Gravitational Waves: Ripples in Spacetime from Catastrophic Collision of Two Black Holes Show "Einstein Is Still Right"

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Artist impression of gravitational wave. Henze/NASA

Gravitational waves from the collision of two black holes have been observed through a network of detectors, allowing scientists to trace back ripples in spacetime to a merger of this kind for the fourth time.

The discovery was made using the two LIGO (Laser Interferometer Gravitational-Wave Observatory) detectors in Louisiana and Washington, which were used to find the first ever gravitational waves in February 2016, and the Virgo detector in Pisa, Italy.

Gravitational waves are ripples that propagate through spacetime. They are caused by extremely violent and energetic events, like the merging of two black holes. More than 100 years ago, Einstein predicted that these events would disrupt spacetime in the same way that a stone thrown into a pond would create a ripple effect. However, by the time these ripples reach Earth, they are so tiny only the most sensitive of instruments would be able to detect them—which is where LIGO comes in.

By combining the three detectors, scientists now say they will be able to find even more gravitational waves on a regular basis. Tracing these events and learning more about them will allow researchers to answer fundamental questions about the universe—potentially even allowing us to see all the way back to the Big Bang.

The latest black hole merger, named GW170814, took place around 1.8 billion light years away. Two black holes, with masses 25 and 31 times that of our sun, smashed into each other. The gravitational waves were emitted from the final moments of this merger. Details of the event are due to be published in the journal Physical Review Letters. The merger produced a spinning black hole with a mass about 53 times that of the sun, leaving three solar masses to be converted into energy—the gravitational wave.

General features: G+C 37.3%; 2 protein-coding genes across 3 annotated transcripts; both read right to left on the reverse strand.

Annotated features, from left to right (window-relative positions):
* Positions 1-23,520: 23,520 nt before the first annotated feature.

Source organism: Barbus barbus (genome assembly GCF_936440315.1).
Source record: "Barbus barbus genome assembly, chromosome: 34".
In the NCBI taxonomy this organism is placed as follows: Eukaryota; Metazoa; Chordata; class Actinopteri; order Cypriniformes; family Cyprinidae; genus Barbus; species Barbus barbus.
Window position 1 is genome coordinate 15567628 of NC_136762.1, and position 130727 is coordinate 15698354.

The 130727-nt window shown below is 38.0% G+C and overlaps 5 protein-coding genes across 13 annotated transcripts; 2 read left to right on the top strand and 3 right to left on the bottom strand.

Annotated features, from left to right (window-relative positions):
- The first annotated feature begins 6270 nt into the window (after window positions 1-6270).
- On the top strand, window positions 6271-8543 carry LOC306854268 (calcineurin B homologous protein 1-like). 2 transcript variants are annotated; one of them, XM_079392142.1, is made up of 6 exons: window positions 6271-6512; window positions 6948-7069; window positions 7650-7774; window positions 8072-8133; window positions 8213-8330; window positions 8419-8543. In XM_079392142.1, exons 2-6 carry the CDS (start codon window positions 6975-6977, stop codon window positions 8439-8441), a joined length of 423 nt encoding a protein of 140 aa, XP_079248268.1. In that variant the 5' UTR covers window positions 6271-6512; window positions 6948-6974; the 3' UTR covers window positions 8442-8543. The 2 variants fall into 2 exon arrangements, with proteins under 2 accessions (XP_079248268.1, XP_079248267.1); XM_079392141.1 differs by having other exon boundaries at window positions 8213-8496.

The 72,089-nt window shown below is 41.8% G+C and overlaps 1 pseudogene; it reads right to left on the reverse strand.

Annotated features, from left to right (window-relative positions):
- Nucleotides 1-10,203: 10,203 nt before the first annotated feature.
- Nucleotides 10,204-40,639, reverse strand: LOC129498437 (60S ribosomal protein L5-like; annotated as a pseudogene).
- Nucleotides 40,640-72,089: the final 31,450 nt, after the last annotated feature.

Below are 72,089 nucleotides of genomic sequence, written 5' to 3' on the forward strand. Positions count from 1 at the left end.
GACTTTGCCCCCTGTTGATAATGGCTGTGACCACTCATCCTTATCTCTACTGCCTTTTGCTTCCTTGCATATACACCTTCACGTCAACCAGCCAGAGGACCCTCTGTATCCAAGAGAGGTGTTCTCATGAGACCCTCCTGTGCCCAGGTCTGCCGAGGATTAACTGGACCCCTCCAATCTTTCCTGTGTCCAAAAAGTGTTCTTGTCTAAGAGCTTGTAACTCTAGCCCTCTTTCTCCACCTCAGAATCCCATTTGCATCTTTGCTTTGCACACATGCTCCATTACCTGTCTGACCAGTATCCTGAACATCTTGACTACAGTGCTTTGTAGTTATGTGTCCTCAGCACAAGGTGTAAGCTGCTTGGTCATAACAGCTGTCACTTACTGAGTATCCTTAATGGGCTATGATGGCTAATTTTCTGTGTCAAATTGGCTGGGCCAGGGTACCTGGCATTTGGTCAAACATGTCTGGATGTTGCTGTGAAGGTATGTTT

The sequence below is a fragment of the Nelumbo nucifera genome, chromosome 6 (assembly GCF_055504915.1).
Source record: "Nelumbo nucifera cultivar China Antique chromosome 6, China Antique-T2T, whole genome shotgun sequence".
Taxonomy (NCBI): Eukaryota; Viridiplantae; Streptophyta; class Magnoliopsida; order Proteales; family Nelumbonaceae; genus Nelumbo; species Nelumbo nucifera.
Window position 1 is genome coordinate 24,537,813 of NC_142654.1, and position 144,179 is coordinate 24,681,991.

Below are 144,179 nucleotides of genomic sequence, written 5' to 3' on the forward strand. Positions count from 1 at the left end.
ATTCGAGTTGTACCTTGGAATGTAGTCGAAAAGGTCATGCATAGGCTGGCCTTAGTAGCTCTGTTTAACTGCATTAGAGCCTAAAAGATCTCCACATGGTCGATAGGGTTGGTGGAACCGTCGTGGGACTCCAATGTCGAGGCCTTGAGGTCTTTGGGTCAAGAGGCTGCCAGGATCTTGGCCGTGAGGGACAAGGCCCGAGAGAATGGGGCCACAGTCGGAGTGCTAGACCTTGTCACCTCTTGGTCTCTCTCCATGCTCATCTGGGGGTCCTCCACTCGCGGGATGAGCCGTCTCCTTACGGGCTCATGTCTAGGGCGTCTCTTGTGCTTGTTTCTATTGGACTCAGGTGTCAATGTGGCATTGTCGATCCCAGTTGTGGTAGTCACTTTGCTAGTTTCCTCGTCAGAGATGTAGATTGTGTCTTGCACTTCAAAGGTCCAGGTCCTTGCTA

"This is just the beginning of observations with the network enabled by Virgo and LIGO working together," David Shoemaker, of Massachusetts Institute of Technology and spokesperson for the scientific collaboration, said in a statement. "With the next observing run planned for Fall 2018 we can expect such detections weekly or even more often."

Laura Cadonati, deputy spokesperson for the LIGO scientific collaboration, added: "This increased precision will allow the entire astrophysical community to eventually make even more exciting discoveries, including multi-messenger observations. A smaller search area enables follow-up observations with telescopes and satellites for cosmic events that produce gravitational waves and emissions of light, such as the collision of neutron stars."

Lasers inside the arms of the LIGO detector in Livingston, Louisiana, measure the tiny stretching and shrinking caused by passing gravitational waves. LIGO

More observatories within the gravitational wave network will allow researchers to improve the source location and better recover information about these objects. Chad Hanna, from Pennsylvania State University, said one day they hope to detect these events then simultaneously observe them with conventional telescopes. "In order to do that, we need to know where to look. LIGO and Virgo together allow us to pinpoint the gravitational wave source in the sky far better than before, which will dramatically improve our chances of capturing the gravitational wave source with other telescopes," he said.

B. S. Sathyaprakash, also from Pennsylvania State University, said having a network of detectors also allows scientists to test key predictions within Albert Einstein's theory of general relativity—specifically the polarization property of the wave, or the path it takes. "The addition of Virgo as a third detector helps in localizing the source and hence allows us to infer the wave's polarization," he said. "As far as we can tell, Einstein is still right."